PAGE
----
Note: This is an archived Handbook entry from 2009. Search for this in the current handbook
|Year and Campus:||2009|
|Fees Information:||Subject EFTSL, Level, Discipline & Census Date|
Science Student Centre
Old Geology building
University of Melbourne
Telephone +61 3 8344 6404
Facsimile +61 3 8344 5803
There is no first year intake into this course after 2007.The Bachelor of Science degree is a three year program offering exciting and challenging opportunities in a wide range of areas at the cutting-edge of new technology and knowledge. All students are required to complete a major in a scientific discipline.
|Objectives:||The Bachelor of Science has the objective of preparing graduates who embody the University of Melbourne graduate attributes, as well as additional attributes more specific to the BSc.|
Science majors available in this course
All students in the BSc are required to complete a science major.
The descriptions of science majors may vary from year to year. Students may complete a major as defined by the current structure or structure detailed in a previous year's handbook applicable to any year the student was enrolled in the course.
The following science majors are available to single degree BSc students:
A minimum (and maximum) of 300 points is required, which must include at least 237.5 science points, comprising:
All subjects attracting science points are indicated as such within the individual subject description.
There is no first year intake into this course after 2007.For enquiries about admission requirements for later year entry into this program, please contact the Science Student Centre.
|Core Participation Requirements:||It is University policy to take all reasonable steps to minimise the impact of disability upon academic study and reasonable steps will be made to enhance a student’s participation in the University’s programs. Students who feel their disability may impact upon their active and safe participation in a subject are encouraged to discuss this with the relevant subject coordinator and the Disability Liaison Unit.|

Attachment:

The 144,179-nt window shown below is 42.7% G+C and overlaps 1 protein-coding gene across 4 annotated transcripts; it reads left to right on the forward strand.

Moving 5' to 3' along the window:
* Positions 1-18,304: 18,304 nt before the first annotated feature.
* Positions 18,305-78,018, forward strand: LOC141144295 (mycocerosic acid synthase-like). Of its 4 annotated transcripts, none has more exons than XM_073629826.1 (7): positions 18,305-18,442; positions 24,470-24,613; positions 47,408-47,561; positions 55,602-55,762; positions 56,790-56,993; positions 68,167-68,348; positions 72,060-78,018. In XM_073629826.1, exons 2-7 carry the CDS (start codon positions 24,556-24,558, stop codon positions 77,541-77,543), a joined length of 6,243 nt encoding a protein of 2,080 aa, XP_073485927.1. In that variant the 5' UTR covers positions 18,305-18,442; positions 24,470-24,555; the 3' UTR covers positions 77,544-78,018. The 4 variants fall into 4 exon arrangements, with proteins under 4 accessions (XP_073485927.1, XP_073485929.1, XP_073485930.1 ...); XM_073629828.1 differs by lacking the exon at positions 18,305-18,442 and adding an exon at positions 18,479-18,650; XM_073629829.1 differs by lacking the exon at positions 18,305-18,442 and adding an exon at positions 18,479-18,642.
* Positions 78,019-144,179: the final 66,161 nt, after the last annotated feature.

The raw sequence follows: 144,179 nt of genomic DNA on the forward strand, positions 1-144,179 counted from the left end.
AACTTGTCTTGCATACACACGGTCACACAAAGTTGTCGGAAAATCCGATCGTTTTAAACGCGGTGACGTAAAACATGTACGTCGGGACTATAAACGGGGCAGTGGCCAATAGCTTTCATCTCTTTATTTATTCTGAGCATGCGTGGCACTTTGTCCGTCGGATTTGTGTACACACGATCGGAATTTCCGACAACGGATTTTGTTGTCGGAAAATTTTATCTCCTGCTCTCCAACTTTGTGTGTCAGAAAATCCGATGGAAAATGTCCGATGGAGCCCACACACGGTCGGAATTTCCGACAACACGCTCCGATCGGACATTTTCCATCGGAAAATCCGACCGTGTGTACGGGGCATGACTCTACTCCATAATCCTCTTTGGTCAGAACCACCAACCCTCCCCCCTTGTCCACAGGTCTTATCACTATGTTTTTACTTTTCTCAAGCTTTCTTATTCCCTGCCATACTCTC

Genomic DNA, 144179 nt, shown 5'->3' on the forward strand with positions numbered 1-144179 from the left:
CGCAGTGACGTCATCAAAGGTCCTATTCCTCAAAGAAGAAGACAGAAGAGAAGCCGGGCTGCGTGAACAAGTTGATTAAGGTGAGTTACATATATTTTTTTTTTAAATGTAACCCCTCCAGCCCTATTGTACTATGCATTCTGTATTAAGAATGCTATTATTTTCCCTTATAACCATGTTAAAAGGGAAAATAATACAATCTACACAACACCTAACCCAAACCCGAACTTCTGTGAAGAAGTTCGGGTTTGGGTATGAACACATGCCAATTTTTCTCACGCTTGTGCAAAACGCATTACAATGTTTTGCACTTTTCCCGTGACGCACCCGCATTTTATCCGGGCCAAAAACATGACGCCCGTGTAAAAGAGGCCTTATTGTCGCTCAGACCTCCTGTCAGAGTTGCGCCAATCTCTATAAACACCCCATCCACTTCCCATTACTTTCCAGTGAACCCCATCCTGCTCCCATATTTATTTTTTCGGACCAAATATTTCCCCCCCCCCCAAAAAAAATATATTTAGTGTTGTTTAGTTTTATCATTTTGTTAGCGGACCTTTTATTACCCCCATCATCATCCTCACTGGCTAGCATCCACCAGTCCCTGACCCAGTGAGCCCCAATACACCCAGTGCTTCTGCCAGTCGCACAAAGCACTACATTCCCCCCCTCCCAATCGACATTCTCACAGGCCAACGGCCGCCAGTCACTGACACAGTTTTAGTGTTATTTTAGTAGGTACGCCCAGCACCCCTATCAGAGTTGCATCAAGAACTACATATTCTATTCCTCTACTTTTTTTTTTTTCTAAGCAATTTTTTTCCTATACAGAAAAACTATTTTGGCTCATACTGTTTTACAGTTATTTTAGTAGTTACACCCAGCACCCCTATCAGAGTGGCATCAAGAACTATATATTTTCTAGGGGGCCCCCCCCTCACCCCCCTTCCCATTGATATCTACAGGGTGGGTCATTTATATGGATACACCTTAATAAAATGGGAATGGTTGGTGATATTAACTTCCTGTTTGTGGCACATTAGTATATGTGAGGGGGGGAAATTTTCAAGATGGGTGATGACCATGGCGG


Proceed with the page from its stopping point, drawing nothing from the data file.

Honours and Masters level studies are available as indicated at
In science at the University of Melbourne we expect to educate our students in the fundamental skill of transforming information into knowledge. This outcome is fully consistent with the University's general ambition for our graduates, and emphasises the transferability of the skills practised in science.
Having undertaken laboratory and tutorial classes, science graduates are adept at activity planning as well as the application of theory to practice. They understand the principles of project and experimental design. Some students will have found collaborative learning an efficient tool, while others will find their practical work enhanced by effective teamwork.
Science disciplines value clear reporting. Consequently, the science graduate has developed skills of efficient and effective communication of ideas and results, whether in the accepted modes of scientific report writing or through more informal oral presentations. Graduates recognise the need to present information and ideas in an effective written form that is appropriate to the purpose and the reader.
The need to manage the multiplicity of tasks (lectures, laboratory and assignment work) means that science graduates are aware of the need to structure and manage time effectively and efficiently, to retain balance and to prioritise their activities. They are able to juggle several tasks simultaneously, take responsibility for their own work independently or within a group, and to plan their schedule appropriately.
The breadth of the Science @ Melbourne program, which allows students to undertake other disciplines such as humanities or commerce within the science degree, means that many science graduates will have been exposed, directly or indirectly, to thoughts and ideas from all parts of knowledge. These graduates are aware of the breadth and depth of knowledge in areas beyond their specific areas of specialisation.
In the longer term, these graduates have the knowledge, skill and attitude to enable adaptation to scientific, technological and social change. They have a sense of intellectual curiosity and a desire for lifelong learning and a capacity to be creative and innovative. These attributes enable them to continue to develop their own professional abilities as well as contributing to the development of the profession in which they are employed.
|Generic Skills:||Bachelor of Science graduates: |
- are able to access relevant information,
- understand the principles of project and experimental design,
- have a capacity to apply practical skills and technology;
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